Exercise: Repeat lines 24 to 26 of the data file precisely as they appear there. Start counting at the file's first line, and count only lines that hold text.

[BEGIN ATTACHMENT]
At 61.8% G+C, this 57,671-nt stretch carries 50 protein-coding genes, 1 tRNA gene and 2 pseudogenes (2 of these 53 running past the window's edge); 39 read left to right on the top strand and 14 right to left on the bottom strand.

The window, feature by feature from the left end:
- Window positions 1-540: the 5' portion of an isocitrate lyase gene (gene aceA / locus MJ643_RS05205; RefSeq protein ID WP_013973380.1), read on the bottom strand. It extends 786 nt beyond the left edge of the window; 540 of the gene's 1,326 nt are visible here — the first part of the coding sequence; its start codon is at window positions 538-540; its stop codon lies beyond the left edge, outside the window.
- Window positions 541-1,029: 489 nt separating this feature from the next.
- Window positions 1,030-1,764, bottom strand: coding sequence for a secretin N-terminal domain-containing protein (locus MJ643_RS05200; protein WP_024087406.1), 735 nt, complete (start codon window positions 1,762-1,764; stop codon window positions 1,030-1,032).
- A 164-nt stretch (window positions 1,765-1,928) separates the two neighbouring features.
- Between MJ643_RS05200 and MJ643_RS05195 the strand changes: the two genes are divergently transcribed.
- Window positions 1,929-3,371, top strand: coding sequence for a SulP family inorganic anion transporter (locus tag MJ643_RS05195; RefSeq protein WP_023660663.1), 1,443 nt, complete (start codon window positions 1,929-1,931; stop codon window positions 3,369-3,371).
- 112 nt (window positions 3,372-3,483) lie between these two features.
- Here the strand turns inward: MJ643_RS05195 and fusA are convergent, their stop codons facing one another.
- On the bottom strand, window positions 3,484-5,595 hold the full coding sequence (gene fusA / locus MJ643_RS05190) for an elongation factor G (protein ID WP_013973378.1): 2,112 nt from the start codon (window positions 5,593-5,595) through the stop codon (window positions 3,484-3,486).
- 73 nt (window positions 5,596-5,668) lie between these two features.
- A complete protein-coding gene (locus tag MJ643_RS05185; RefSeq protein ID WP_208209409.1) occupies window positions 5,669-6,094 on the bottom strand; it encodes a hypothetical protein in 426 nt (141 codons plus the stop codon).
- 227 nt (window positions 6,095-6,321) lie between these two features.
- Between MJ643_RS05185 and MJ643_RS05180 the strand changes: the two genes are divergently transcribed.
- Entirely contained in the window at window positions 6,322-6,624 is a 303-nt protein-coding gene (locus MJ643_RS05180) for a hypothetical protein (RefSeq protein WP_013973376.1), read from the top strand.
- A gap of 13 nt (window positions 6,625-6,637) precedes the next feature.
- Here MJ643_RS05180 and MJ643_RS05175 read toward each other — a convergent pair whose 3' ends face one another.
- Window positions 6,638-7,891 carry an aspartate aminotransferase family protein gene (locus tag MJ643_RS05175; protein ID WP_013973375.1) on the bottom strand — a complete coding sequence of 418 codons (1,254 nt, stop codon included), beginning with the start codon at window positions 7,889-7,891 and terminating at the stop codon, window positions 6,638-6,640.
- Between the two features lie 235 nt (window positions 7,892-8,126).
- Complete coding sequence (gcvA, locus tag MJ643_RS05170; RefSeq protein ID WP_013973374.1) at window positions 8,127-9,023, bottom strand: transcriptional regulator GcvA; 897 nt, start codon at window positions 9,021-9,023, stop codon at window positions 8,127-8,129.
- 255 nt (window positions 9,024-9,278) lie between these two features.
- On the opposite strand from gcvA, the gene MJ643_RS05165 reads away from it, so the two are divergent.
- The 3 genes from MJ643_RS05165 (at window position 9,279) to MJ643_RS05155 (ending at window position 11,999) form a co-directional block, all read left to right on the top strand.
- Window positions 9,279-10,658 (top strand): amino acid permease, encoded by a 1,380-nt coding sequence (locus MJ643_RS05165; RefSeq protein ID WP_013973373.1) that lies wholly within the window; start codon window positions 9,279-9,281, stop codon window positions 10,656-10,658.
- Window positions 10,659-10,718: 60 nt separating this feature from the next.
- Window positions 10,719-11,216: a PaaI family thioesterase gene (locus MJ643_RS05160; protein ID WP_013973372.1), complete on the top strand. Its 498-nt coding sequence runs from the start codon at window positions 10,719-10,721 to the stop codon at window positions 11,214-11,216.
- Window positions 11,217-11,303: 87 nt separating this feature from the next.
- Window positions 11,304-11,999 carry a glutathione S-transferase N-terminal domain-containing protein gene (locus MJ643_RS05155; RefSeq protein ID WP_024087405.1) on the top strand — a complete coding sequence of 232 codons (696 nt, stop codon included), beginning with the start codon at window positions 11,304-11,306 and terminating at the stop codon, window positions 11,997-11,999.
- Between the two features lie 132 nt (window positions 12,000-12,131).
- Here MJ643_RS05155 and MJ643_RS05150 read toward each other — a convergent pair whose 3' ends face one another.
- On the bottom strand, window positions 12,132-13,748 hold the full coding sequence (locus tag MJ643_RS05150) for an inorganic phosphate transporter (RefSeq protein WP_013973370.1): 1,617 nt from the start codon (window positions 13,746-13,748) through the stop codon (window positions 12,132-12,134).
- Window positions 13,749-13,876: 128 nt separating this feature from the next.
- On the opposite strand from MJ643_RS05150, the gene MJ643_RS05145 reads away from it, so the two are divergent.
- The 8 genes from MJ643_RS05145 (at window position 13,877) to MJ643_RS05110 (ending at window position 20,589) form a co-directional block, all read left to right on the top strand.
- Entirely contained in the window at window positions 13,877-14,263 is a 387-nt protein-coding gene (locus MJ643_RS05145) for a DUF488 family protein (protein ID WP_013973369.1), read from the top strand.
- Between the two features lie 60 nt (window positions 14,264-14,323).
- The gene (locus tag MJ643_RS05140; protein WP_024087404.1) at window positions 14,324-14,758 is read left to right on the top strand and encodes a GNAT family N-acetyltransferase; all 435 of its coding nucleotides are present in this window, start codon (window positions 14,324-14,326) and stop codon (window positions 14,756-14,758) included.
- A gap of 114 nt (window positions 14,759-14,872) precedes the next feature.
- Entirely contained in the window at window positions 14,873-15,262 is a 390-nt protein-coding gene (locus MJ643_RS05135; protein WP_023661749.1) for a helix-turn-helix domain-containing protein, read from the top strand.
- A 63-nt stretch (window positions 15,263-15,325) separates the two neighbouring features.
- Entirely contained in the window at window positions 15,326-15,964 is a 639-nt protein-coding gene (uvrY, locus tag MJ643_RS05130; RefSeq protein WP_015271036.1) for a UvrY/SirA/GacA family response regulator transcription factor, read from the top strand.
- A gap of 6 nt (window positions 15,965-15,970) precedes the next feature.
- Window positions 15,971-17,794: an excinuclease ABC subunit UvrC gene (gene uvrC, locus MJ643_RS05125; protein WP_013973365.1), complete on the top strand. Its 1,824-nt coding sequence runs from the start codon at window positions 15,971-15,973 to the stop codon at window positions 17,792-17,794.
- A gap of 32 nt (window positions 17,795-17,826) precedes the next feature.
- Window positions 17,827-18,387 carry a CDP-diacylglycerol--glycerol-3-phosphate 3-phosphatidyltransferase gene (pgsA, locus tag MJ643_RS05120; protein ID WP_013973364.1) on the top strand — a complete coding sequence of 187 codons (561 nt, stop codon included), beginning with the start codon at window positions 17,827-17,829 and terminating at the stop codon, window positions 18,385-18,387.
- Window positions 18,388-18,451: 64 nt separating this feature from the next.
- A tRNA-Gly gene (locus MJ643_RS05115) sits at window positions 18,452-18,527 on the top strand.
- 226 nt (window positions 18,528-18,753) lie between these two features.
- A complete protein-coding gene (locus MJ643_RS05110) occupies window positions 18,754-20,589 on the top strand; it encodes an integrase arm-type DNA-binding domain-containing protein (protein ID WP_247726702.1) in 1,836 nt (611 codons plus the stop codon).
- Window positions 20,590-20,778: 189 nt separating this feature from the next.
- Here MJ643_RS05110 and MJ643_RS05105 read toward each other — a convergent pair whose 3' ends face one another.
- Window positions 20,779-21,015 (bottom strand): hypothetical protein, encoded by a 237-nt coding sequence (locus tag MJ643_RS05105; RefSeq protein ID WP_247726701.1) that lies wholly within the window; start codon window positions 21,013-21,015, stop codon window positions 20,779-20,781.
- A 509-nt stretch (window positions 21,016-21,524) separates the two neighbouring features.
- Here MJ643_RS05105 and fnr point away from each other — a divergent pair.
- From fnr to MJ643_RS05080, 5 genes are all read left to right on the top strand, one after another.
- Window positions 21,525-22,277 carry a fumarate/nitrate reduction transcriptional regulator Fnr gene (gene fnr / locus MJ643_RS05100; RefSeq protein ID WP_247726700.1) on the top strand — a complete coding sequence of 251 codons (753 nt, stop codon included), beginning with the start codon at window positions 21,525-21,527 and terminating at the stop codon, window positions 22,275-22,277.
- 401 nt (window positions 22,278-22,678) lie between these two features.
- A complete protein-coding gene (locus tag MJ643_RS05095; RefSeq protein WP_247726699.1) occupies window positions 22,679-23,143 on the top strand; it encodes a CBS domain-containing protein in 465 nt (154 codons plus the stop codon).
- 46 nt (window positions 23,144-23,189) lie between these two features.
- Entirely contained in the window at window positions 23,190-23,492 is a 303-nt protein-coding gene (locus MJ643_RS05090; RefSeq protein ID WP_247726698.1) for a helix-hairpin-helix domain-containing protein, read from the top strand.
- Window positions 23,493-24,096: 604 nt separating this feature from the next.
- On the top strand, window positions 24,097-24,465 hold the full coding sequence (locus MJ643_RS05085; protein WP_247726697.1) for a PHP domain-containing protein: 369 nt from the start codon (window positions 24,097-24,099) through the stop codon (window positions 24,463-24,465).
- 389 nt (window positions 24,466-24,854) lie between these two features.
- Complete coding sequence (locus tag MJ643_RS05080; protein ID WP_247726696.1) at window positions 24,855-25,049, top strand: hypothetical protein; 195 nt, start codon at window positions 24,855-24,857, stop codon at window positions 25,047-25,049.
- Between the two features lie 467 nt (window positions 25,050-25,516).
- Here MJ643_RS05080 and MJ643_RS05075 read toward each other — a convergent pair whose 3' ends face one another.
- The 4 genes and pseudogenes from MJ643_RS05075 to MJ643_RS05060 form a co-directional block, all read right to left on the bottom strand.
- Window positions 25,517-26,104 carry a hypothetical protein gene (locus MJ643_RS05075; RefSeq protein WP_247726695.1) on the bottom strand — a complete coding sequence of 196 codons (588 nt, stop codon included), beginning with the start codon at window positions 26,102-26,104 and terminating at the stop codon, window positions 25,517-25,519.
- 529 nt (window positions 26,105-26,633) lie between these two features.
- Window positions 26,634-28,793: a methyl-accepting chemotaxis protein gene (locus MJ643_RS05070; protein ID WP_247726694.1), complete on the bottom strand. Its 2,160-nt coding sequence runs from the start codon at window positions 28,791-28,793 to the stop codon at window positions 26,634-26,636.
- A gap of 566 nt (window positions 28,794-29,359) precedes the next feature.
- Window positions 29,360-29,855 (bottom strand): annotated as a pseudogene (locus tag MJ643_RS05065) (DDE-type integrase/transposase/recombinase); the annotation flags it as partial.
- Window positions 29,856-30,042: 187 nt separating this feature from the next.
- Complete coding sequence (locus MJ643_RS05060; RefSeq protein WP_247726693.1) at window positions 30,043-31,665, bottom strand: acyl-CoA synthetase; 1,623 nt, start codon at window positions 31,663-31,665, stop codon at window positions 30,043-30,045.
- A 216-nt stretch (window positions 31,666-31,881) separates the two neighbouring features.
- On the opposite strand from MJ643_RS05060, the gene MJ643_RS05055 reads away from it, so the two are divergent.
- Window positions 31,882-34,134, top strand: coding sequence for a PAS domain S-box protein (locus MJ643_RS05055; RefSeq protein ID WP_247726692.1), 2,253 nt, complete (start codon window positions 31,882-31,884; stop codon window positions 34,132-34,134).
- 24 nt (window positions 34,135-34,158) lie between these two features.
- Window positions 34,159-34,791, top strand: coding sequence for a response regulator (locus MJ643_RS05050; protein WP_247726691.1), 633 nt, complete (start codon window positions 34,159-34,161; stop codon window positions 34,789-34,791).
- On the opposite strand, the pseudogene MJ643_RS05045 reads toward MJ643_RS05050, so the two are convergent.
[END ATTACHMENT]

- The 3 genes from MJ643_RS05165 (at window position 9,279) to MJ643_RS05155 (ending at window position 11,999) form a co-directional block, all read left to right on the top strand.
- Window positions 9,279-10,658 (top strand): amino acid permease, encoded by a 1,380-nt coding sequence (locus MJ643_RS05165; RefSeq protein ID WP_013973373.1) that lies wholly within the window; start codon window positions 9,279-9,281, stop codon window positions 10,656-10,658.
- Window positions 10,659-10,718: 60 nt separating this feature from the next.